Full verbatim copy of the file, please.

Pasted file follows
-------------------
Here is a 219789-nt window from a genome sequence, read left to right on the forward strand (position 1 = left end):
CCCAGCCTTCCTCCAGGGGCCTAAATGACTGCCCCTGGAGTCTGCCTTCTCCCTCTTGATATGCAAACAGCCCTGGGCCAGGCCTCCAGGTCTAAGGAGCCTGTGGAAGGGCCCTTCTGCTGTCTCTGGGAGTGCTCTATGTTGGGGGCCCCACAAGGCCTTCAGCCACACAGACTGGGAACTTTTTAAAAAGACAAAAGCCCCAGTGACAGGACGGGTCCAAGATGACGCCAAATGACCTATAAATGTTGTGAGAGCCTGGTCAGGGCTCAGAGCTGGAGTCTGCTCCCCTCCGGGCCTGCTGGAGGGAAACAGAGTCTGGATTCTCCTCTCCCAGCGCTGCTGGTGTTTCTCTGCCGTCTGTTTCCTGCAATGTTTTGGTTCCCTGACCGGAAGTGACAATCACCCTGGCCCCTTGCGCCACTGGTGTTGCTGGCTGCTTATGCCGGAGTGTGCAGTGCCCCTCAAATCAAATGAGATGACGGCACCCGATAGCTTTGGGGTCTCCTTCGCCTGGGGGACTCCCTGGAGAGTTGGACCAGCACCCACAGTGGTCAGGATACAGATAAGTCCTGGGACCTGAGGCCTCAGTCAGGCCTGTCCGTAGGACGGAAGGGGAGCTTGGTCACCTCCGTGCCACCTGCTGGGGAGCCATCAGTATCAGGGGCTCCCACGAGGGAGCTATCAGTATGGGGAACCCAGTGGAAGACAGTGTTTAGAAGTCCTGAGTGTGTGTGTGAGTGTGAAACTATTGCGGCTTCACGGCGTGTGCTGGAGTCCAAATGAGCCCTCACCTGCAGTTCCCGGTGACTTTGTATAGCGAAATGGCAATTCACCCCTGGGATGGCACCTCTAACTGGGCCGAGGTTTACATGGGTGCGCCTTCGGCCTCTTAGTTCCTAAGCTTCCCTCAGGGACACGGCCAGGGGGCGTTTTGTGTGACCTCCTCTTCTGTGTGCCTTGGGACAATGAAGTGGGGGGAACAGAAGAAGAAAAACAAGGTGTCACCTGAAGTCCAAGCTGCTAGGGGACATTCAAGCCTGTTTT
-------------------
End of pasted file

Here is a 219789-nt window from a genome sequence, read left to right on the forward strand (position 1 = left end):
CCCAGCCTTCCTCCAGGGGCCTAAATGACTGCCCCTGGAGTCTGCCTTCTCCCTCTTGATATGCAAACAGCCCTGGGCCAGGCCTCCAGGTCTAAGGAGCCTGTGGAAGGGCCCTTCTGCTGTCTCTGGGAGTGCTCTATGTTGGGGGCCCCACAAGGCCTTCAGCCACACAGACTGGGAACTTTTTAAAAAGACAAAAGCCCCAGTGACAGGACGGGTCCAAGATGACGCCAAATGACCTATAAATGTTGTGAGAGCCTGGTCAGGGCTCAGAGCTGGAGTCTGCTCCCCTCCGGGCCTGCTGGAGGGAAACAGAGTCTGGATTCTCCTCTCCCAGCGCTGCTGGTGTTTCTCTGCCGTCTGTTTCCTGCAATGTTTTGGTTCCCTGACCGGAAGTGACAATCACCCTGGCCCCTTGCGCCACTGGTGTTGCTGGCTGCTTATGCCGGAGTGTGCAGTGCCCCTCAAATCAAATGAGATGACGGCACCCGATAGCTTTGGGGTCTCCTTCGCCTGGGGGACTCCCTGGAGAGTTGGACCAGCACCCACAGTGGTCAGGATACAGATAAGTCCTGGGACCTGAGGCCTCAGTCAGGCCTGTCCGTAGGACGGAAGGGGAGCTTGGTCACCTCCGTGCCACCTGCTGGGGAGCCATCAGTATCAGGGGCTCCCACGAGGGAGCTATCAGTATGGGGAACCCAGTGGAAGACAGTGTTTAGAAGTCCTGAGTGTGTGTGTGAGTGTGAAACTATTGCGGCTTCACGGCGTGTGCTGGAGTCCAAATGAGCCCTCACCTGCAGTTCCCGGTGACTTTGTATAGCGAAATGGCAATTCACCCCTGGGATGGCACCTCTAACTGGGCCGAGGTTTACATGGGTGCGCCTTCGGCCTCTTAGTTCCTAAGCTTCCCTCAGGGACACGGCCAGGGGGCGTTTTGTGTGACCTCCTCTTCTGTGTGCCTTGGGACAATGAAGTGGGGGGAACAGAAGAAGAAAAACAAGGTGTCACCTGAAGTCCAAGCTGCTAGGGGACATTCAAGCCTGTTTT